As journalists, we follow a few simple rules in order to communicate as clearly as we can with our audience.
One of the first rules we learn is to always write in the active voice, so it is evident who is doing an action, what the action is, and to whom the action is being done. Consider the following sentence: “Man kills wife and children in fit of rage.” In this sentence, we have identified the criminal, his victims, his actions and his motive for said actions.
Basic stuff. And yet for some reason, current reporting on the ongoing Israeli bombardment of Gaza and the escalating conflict between Israelis and Palestinians is willfully ignoring these basic rules. Take the following tweet from German News Outlet Deutsche Welle on May 12, 2021.
This tweet flouts all the basic principles of a proper headline, to the detriment of the audience.
Due to its reliance on passive voice, the reader does not know who did the action, what the action is (children having been killed is not an action, it is a consequence), or how the action happened. Further, the muddled language of the headline leads one to believe that the nine children were killed while fighting Israel—which is obviously not the case.
If we rewrite the tweet according to the proper conventions of headline-writing, it would sound more like this: “Israeli airstrikes kill nine children in Gaza Strip.” Now we know who killed the children, how they were killed, and the consequences of Israeli airstrikes.
The strange tendency of so many reputable news outlets to suddenly write vague and misleading headlines when it comes to Israeli actions in Palestine not only points towards a bias towards the Israelis, but also misleads readers.
For example, a Reuters headline on May 10 describing what appears to be a ramming of a crowd of Palestinian protesters by an Israeli driver completely leaves out the ramming, and the fact that a Palestinian man was struck by the vehicle. Even if the ramming was unintentional, the main event of the story, the ramming of a vehicle into a crowd of protesters, should be the focus of the headline, and should certainly not be described as a mere “crash.” Readers scanning the headlines or scrolling through social media, would have no idea that this ramming ever took place.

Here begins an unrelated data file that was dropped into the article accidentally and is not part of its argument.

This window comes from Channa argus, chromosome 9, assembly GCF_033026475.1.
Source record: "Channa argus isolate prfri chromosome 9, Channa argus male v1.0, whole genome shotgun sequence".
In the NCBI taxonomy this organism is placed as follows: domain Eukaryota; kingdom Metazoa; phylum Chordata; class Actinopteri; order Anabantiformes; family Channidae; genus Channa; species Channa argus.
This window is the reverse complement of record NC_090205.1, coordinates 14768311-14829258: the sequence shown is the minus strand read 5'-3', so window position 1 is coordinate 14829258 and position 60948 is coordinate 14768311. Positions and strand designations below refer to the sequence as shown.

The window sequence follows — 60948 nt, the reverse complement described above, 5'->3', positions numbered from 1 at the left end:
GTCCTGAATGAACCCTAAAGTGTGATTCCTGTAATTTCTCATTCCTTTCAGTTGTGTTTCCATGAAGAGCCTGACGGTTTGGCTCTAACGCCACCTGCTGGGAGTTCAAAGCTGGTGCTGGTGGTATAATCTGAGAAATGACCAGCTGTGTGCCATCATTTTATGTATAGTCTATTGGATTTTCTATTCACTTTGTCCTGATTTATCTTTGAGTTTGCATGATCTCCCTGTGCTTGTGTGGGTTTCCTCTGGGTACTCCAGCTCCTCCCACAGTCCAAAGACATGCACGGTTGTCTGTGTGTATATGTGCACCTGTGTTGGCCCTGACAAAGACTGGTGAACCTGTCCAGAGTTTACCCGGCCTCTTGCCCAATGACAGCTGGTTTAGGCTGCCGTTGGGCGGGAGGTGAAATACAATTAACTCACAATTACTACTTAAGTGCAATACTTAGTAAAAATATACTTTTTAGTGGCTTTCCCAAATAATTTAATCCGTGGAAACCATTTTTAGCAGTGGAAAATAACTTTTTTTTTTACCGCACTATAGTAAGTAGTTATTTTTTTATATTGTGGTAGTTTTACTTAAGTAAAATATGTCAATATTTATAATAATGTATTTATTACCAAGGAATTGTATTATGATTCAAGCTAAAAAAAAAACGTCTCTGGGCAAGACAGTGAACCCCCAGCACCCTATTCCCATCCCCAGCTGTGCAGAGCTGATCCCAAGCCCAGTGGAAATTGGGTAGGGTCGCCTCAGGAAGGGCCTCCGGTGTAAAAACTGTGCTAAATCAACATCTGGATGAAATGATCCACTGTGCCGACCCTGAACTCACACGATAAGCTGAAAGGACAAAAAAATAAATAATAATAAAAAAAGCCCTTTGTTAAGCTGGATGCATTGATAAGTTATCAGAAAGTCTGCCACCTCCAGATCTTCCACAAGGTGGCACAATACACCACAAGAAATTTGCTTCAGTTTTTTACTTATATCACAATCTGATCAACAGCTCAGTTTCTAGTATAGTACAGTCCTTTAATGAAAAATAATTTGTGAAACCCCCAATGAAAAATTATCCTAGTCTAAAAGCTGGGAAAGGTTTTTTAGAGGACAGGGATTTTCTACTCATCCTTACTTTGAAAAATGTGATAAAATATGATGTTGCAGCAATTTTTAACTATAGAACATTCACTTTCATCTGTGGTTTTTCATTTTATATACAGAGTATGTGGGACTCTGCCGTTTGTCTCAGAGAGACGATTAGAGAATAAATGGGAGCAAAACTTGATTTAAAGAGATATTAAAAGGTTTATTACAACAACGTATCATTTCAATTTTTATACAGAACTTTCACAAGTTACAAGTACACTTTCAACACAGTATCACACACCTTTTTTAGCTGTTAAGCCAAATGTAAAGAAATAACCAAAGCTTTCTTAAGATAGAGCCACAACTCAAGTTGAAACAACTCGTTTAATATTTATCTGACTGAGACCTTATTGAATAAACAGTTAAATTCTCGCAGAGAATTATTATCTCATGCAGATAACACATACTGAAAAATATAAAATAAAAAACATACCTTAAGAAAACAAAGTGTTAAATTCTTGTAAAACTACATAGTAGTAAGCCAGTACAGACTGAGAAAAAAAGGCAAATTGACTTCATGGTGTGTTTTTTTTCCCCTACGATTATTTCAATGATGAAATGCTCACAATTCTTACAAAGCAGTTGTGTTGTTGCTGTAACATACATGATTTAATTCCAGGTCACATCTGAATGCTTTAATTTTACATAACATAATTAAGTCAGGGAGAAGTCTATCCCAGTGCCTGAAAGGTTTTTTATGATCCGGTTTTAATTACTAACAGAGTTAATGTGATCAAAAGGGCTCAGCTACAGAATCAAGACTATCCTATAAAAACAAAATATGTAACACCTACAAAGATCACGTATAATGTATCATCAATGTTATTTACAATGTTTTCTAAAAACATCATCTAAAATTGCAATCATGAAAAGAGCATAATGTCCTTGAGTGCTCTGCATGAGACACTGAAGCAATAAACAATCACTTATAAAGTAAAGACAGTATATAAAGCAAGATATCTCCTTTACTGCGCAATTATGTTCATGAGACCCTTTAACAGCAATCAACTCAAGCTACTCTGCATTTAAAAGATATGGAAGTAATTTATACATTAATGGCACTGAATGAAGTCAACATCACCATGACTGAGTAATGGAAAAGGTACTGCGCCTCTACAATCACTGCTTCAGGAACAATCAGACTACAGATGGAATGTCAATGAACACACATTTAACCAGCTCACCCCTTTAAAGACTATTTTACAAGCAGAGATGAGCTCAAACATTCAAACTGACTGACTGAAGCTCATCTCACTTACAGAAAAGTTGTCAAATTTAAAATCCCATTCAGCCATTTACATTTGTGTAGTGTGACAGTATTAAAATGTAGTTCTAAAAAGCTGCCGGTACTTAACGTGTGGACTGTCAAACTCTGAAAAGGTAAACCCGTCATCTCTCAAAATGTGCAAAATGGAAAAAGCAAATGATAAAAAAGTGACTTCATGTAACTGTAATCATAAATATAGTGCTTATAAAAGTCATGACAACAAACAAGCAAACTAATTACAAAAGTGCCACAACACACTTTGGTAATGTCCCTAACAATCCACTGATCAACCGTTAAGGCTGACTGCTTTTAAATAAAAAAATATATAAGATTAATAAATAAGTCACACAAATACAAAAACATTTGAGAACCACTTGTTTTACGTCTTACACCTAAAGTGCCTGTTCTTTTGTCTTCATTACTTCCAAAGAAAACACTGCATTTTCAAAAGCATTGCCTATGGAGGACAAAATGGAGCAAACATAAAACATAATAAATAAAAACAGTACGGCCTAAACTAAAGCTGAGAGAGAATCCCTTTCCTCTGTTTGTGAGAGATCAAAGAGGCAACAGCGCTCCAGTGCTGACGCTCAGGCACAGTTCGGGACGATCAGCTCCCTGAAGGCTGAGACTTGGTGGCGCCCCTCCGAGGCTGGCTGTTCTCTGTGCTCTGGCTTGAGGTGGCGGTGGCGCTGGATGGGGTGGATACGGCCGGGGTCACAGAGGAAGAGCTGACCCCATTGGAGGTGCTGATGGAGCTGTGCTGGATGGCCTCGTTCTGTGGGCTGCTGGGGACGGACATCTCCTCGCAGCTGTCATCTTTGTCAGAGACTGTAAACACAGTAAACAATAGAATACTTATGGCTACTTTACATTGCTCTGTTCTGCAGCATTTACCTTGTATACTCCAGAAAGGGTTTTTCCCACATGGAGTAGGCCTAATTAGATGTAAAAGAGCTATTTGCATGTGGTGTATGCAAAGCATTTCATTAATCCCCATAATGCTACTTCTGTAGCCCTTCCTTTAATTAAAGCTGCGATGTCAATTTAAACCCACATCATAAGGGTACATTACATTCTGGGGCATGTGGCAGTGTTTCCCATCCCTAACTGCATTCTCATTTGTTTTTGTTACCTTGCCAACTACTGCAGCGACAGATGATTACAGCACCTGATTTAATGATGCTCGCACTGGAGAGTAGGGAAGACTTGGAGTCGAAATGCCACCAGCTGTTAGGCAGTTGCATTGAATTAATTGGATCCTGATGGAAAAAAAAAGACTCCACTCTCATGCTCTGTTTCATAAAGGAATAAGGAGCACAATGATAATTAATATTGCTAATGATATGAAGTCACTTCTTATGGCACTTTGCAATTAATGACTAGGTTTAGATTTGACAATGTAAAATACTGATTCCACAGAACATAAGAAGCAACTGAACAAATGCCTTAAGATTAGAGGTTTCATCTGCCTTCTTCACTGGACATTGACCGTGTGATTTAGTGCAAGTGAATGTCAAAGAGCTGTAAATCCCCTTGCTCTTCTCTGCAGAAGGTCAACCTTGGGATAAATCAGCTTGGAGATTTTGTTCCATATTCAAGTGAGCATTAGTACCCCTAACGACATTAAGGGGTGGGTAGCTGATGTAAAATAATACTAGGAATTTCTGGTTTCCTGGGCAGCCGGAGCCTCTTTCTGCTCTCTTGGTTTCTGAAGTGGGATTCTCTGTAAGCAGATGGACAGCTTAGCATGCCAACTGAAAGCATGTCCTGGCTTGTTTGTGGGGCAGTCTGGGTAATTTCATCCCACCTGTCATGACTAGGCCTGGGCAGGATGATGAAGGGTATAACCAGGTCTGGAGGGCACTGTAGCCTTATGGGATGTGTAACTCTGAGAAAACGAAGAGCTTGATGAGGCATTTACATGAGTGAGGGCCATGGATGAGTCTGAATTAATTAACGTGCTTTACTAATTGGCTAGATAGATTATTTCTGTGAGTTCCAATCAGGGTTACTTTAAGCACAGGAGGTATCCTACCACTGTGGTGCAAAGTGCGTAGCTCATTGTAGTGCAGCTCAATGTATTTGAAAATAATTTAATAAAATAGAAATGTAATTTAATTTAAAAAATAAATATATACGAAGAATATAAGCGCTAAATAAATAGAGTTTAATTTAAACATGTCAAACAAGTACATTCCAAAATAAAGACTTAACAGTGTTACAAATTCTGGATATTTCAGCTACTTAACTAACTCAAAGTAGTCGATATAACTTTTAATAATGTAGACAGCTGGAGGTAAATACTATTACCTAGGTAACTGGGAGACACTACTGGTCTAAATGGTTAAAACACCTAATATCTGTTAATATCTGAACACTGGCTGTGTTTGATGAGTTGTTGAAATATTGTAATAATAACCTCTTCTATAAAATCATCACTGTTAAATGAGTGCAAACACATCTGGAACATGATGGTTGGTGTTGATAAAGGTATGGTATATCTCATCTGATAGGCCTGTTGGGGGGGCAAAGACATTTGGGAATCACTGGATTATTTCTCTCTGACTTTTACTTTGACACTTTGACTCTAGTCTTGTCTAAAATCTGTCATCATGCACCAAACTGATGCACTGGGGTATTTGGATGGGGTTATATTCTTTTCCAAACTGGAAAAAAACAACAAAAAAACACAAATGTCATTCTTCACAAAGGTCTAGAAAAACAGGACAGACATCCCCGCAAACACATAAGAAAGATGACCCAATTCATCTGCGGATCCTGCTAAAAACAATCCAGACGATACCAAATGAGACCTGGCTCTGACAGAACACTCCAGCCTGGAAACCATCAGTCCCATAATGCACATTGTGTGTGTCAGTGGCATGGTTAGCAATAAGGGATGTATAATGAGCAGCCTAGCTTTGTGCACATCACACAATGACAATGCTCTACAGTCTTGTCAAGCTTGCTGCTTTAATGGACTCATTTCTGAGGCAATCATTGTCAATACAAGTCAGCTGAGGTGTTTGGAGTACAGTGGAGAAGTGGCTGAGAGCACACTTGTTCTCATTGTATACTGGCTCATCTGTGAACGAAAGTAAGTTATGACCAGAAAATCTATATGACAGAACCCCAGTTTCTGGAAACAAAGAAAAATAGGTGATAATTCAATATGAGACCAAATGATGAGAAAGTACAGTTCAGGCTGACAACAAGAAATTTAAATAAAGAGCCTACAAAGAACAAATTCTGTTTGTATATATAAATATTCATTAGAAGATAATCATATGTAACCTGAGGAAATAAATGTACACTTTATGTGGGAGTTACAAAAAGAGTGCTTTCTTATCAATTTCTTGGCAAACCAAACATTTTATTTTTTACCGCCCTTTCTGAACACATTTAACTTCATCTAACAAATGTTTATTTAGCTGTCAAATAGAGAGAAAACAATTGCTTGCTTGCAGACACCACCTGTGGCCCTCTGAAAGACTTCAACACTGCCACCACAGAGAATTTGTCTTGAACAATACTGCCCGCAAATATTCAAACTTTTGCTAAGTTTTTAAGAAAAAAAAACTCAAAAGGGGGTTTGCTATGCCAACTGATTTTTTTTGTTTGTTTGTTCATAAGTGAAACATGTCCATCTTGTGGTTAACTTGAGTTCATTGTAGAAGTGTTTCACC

Compare the headline to another Reuters headline describing a very similar event last year, where it appeared a Palestinian rammed his car into a police checkpoint.
Here the Reuters headline puts the car-ramming front and center. Though there was the same doubt present over whether or not the crash was intentional or the result of losing control of the vehicle, Reuters did not describe it as a “crash.”
What is the difference here? One driver was Israeli and one was Palestinian.
Already social media is inflamed with criticism over journalists’ use of “clashes” to describe the raiding of Al-Aqsa mosque and the subsequent protests in which Palestinians threw stones.
To be clear, “clashes” is a term which belongs to the realm of diplomacy and is better situated within the clinical language of a government press release rather than a newspaper article which seeks to inform. Diplomats use the term because they either do not want to appear biased to one side, or because they want to sanitize the bloodshed which their allies caused.
Unlike diplomats, journalists’ job is not to sanitize or mask the true consequences of violence. Instead their duty is to inform the readers of the current situation, its long term consequences, and its root causes. “Clashes” should only be used in an article when the journalist does not know the exact circumstances of an event, only that violence occurred between two sides.
But in Jerusalem, and now in Gaza, all the details are known. A flood of pictures and videos have documented the Israeli crackdown, bombardment of the Gaza strip and Hamas’s rockets landing in Tel Aviv.
The continued use of terms like “clashes” obscures details from the audience and implies an equality of force between the Israeli and Palestinian side which is contrary with the true power dynamics in Israel and the Palestinian territories. A confrontation between well equipped soldiers backed by one of the most militarily powerful states in the world and protesters with stones is not a “clash.” A mob of Israelis dragging an Arab driver from his car and beating him unconscious is not a “clash,” it is a lynching.
Further, in establishing the immediate causes of the latest flare up in violence, it’s important to give a full context to readers. It is not just the raid in al-Aqsa or the cleansing of Sheikh Jarrah of its Palestinian residents which has led to Palestinian anger, but instead decades of oppression under an apartheid system which have led to the current fighting.
Compare this 1986 New York Times article on a riot in Apartheid South Africa to today’s coverage of the situation in the Palestinian Territories and Israel.
The article opens immediately with a direct description of who was killed, and who killed them. Notably, the victims are put front and center.